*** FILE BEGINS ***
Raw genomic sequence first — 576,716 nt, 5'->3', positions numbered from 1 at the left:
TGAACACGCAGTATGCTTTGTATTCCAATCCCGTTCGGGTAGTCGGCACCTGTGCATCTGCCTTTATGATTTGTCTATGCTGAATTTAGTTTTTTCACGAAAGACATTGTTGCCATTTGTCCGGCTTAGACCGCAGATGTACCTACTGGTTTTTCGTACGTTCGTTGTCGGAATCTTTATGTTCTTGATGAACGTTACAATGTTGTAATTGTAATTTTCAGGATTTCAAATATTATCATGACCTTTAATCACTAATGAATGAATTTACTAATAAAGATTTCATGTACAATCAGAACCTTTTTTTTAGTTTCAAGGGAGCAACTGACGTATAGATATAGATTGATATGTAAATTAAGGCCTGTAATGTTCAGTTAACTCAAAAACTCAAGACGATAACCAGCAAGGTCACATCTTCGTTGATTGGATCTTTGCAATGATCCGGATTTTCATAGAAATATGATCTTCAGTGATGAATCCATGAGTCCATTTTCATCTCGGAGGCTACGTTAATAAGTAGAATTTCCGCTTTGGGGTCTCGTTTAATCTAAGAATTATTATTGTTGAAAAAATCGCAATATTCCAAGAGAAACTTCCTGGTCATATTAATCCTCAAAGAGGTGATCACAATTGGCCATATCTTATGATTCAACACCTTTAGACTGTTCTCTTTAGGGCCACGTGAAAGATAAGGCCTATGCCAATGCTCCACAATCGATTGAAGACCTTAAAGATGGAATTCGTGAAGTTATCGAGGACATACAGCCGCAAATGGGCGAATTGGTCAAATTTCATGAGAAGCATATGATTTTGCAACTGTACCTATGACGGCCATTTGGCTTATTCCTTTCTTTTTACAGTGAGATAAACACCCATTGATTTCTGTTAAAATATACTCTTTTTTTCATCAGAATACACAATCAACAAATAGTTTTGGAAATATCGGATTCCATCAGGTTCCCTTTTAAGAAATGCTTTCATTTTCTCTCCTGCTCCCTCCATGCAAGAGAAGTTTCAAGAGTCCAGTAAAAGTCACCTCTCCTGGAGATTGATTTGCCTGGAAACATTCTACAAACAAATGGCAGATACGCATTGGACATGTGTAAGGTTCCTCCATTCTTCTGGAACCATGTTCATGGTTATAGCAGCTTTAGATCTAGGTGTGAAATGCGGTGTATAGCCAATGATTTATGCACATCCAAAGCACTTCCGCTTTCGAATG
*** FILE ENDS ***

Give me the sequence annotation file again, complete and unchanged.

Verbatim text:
Raw genomic sequence first — 576,716 nt, 5'->3', positions numbered from 1 at the left:
TGAACACGCAGTATGCTTTGTATTCCAATCCCGTTCGGGTAGTCGGCACCTGTGCATCTGCCTTTATGATTTGTCTATGCTGAATTTAGTTTTTTCACGAAAGACATTGTTGCCATTTGTCCGGCTTAGACCGCAGATGTACCTACTGGTTTTTCGTACGTTCGTTGTCGGAATCTTTATGTTCTTGATGAACGTTACAATGTTGTAATTGTAATTTTCAGGATTTCAAATATTATCATGACCTTTAATCACTAATGAATGAATTTACTAATAAAGATTTCATGTACAATCAGAACCTTTTTTTTAGTTTCAAGGGAGCAACTGACGTATAGATATAGATTGATATGTAAATTAAGGCCTGTAATGTTCAGTTAACTCAAAAACTCAAGACGATAACCAGCAAGGTCACATCTTCGTTGATTGGATCTTTGCAATGATCCGGATTTTCATAGAAATATGATCTTCAGTGATGAATCCATGAGTCCATTTTCATCTCGGAGGCTACGTTAATAAGTAGAATTTCCGCTTTGGGGTCTCGTTTAATCTAAGAATTATTATTGTTGAAAAAATCGCAATATTCCAAGAGAAACTTCCTGGTCATATTAATCCTCAAAGAGGTGATCACAATTGGCCATATCTTATGATTCAACACCTTTAGACTGTTCTCTTTAGGGCCACGTGAAAGATAAGGCCTATGCCAATGCTCCACAATCGATTGAAGACCTTAAAGATGGAATTCGTGAAGTTATCGAGGACATACAGCCGCAAATGGGCGAATTGGTCAAATTTCATGAGAAGCATATGATTTTGCAACTGTACCTATGACGGCCATTTGGCTTATTCCTTTCTTTTTACAGTGAGATAAACACCCATTGATTTCTGTTAAAATATACTCTTTTTTTCATCAGAATACACAATCAACAAATAGTTTTGGAAATATCGGATTCCATCAGGTTCCCTTTTAAGAAATGCTTTCATTTTCTCTCCTGCTCCCTCCATGCAAGAGAAGTTTCAAGAGTCCAGTAAAAGTCACCTCTCCTGGAGATTGATTTGCCTGGAAACATTCTACAAACAAATGGCAGATACGCATTGGACATGTGTAAGGTTCCTCCATTCTTCTGGAACCATGTTCATGGTTATAGCAGCTTTAGATCTAGGTGTGAAATGCGGTGTATAGCCAATGATTTATGCACATCCAAAGCACTTCCGCTTTCGAATG